Belfast Telegraph

Thursday 27 November 2014

Philippines chapel attack wounds 11

Fr Romeo Villanueva surveys the damage to a Catholic chapel following an attack on the volatile island of Jolo (AP)
Fr Romeo Villanueva surveys the damage to a Catholic chapel following an attack on the volatile island of Jolo (AP)

A bomb has exploded during Christmas Day Mass at a chapel inside a police camp in the volatile southern Philippines, wounding a priest and 10 churchgoers.

The device was hidden in a ventilation window near the ceiling of the chapel, which is on the compound where the provincial police office is located in Jolo town on Jolo Island, Sulu provincial police said.

The island is a stronghold of al Qaida-linked Abu Sayyaf militants, but it was not clear who was responsible for the bombing. Investigators recovered parts of a mobile phone they believe detonated the device.

One woman who was wounded remained at a hospital for observation, but police said the others have been treated and sent home. One did not need hospital treatment.

The Rev Romeo Villanueva, 72, said a newly ordained priest, the Rev Ricky Bacoldol, who was assisting him, was thrown off his feet by the blast impact and suffered a slight leg injury. "I was reading the Gospel. I was not yet finished when there was a loud explosion," Villanueva said.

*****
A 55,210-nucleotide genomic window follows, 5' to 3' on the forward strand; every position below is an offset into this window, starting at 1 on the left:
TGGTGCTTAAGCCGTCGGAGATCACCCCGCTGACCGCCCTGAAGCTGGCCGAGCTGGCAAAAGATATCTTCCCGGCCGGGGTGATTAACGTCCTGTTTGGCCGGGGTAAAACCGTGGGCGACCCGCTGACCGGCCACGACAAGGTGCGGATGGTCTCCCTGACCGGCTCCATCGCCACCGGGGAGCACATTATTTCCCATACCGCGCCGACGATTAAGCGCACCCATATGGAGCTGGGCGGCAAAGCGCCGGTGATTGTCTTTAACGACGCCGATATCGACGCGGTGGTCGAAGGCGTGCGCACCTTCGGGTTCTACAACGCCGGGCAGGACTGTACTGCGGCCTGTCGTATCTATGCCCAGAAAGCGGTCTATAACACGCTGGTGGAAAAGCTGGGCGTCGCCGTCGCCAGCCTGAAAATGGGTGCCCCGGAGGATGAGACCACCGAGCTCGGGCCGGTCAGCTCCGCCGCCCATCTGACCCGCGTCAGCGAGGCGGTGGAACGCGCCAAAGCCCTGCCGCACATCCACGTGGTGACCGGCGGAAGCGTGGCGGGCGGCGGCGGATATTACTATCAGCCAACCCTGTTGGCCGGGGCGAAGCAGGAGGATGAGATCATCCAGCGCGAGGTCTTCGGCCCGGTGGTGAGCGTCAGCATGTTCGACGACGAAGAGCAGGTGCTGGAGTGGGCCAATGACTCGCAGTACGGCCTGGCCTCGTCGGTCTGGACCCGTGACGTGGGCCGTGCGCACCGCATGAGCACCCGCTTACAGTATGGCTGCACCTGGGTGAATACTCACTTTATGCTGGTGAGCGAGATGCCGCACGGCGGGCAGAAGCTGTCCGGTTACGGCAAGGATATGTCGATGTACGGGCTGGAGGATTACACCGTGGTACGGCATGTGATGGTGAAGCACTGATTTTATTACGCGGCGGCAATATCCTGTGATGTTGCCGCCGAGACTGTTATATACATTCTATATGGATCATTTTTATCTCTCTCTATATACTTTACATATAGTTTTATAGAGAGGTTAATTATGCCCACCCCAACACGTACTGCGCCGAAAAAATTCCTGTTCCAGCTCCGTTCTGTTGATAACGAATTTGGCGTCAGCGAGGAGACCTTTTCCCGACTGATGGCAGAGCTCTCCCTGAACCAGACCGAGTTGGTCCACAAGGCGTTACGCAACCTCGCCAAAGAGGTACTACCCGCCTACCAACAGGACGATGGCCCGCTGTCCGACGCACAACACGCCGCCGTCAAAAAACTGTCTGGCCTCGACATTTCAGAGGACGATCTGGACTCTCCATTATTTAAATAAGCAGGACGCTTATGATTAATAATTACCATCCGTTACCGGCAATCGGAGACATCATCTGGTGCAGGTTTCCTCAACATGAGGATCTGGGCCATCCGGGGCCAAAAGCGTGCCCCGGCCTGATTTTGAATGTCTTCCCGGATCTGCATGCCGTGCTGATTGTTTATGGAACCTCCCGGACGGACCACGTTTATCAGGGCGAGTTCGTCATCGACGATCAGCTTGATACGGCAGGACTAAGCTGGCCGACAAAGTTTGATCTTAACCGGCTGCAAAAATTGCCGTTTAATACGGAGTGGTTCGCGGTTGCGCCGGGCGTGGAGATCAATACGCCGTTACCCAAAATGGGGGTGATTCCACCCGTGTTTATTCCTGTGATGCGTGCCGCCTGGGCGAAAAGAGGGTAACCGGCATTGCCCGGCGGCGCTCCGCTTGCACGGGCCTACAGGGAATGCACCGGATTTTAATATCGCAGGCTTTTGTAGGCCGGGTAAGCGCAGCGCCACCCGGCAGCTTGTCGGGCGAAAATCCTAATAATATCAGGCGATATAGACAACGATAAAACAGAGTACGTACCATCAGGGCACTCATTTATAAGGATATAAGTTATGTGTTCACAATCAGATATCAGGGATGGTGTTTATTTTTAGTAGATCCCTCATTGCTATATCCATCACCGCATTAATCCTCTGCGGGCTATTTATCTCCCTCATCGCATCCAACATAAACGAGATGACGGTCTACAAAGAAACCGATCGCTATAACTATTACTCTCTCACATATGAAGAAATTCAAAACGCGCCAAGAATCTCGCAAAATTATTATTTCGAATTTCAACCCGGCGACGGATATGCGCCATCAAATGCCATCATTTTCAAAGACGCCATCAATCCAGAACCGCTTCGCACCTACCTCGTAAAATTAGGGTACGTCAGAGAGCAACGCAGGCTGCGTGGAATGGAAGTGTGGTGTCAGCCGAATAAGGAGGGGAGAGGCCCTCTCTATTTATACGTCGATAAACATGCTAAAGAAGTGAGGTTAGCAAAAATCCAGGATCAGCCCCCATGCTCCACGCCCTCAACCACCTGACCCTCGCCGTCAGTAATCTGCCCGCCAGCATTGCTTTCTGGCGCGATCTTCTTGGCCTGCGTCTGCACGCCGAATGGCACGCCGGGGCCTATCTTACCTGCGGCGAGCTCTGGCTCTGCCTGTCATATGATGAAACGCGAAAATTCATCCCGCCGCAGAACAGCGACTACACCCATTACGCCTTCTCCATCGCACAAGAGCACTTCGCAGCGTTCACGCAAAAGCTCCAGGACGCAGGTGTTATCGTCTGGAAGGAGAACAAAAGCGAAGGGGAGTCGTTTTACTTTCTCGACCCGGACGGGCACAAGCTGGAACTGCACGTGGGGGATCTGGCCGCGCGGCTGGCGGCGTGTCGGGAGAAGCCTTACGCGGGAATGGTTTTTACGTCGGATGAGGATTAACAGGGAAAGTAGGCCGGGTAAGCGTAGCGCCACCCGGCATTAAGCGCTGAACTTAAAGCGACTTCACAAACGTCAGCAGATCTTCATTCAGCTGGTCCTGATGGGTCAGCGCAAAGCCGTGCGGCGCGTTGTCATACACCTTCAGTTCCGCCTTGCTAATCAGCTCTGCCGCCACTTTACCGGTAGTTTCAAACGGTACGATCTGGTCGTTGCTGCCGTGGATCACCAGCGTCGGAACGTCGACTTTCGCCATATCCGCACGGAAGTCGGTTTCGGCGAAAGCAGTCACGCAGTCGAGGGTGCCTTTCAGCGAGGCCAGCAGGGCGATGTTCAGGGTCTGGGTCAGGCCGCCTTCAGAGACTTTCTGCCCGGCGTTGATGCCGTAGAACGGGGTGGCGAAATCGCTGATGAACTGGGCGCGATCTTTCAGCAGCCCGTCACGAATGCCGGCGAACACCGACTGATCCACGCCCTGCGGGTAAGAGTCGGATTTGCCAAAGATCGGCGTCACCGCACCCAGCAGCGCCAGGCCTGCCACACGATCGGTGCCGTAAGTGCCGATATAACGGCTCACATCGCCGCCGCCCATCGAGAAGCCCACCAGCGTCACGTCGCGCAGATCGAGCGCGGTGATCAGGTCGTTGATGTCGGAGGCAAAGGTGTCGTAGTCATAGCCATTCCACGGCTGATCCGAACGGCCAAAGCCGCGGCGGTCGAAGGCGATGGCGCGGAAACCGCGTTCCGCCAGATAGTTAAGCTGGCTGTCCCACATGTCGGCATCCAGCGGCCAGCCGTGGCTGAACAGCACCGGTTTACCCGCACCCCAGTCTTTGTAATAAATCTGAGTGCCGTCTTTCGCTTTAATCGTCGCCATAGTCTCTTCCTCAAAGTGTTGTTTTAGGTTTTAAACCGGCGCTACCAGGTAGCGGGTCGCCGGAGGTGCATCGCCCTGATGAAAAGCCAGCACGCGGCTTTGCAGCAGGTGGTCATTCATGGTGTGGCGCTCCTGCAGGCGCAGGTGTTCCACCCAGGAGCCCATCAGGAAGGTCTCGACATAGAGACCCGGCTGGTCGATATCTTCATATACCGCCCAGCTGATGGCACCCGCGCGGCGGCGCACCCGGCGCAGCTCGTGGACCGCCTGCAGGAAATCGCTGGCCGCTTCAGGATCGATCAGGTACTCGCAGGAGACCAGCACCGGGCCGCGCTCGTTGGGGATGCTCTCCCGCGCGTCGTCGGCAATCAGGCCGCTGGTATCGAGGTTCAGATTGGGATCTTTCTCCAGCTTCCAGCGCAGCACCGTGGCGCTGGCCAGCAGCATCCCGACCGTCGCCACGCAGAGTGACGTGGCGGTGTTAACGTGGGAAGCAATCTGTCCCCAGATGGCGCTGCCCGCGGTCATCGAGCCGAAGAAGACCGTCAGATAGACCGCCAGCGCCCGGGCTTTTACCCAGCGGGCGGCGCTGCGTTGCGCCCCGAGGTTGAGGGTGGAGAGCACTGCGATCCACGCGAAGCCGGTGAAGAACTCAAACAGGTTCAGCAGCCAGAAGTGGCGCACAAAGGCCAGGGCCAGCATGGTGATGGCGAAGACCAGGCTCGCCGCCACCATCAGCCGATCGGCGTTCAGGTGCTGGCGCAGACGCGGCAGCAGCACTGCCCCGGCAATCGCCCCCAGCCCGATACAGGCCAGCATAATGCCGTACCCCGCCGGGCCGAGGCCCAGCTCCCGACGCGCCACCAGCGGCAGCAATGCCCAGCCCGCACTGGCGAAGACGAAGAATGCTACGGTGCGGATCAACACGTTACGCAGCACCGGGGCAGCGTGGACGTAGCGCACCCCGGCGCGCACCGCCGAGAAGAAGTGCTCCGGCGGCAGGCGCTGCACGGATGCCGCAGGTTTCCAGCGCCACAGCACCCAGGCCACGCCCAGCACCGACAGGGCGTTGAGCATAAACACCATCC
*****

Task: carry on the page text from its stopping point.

The roof over the front of the church collapsed and wooden beams and other debris flew in all directions. A portion of the ceiling shielded the organist from the blast, Villanueva said.

About 50 people were inside the church but many more were arriving at the time, he said.

President Benigno Aquino III's spokesman, Edwin Lacierda, said the bombing "violates the basic tenets of respect and peace of all who hold their faith dear". He said there could be no religious or political justification for the attack.

The Philippines is predominantly Catholic, but Christians are a minority on Jolo and nearby island provinces that are majority Muslim.

A bombing at the main Jolo cathedral last year killed two churchgoers, and the cathedral has been attacked in the past with grenades. The Abu Sayyaf, notorious for high-profile kidnappings and beheadings, has been blamed for those attacks. The Abu Sayyaf is on a US list of terrorist organisations and is suspected of having received funds and training from al Qaida.

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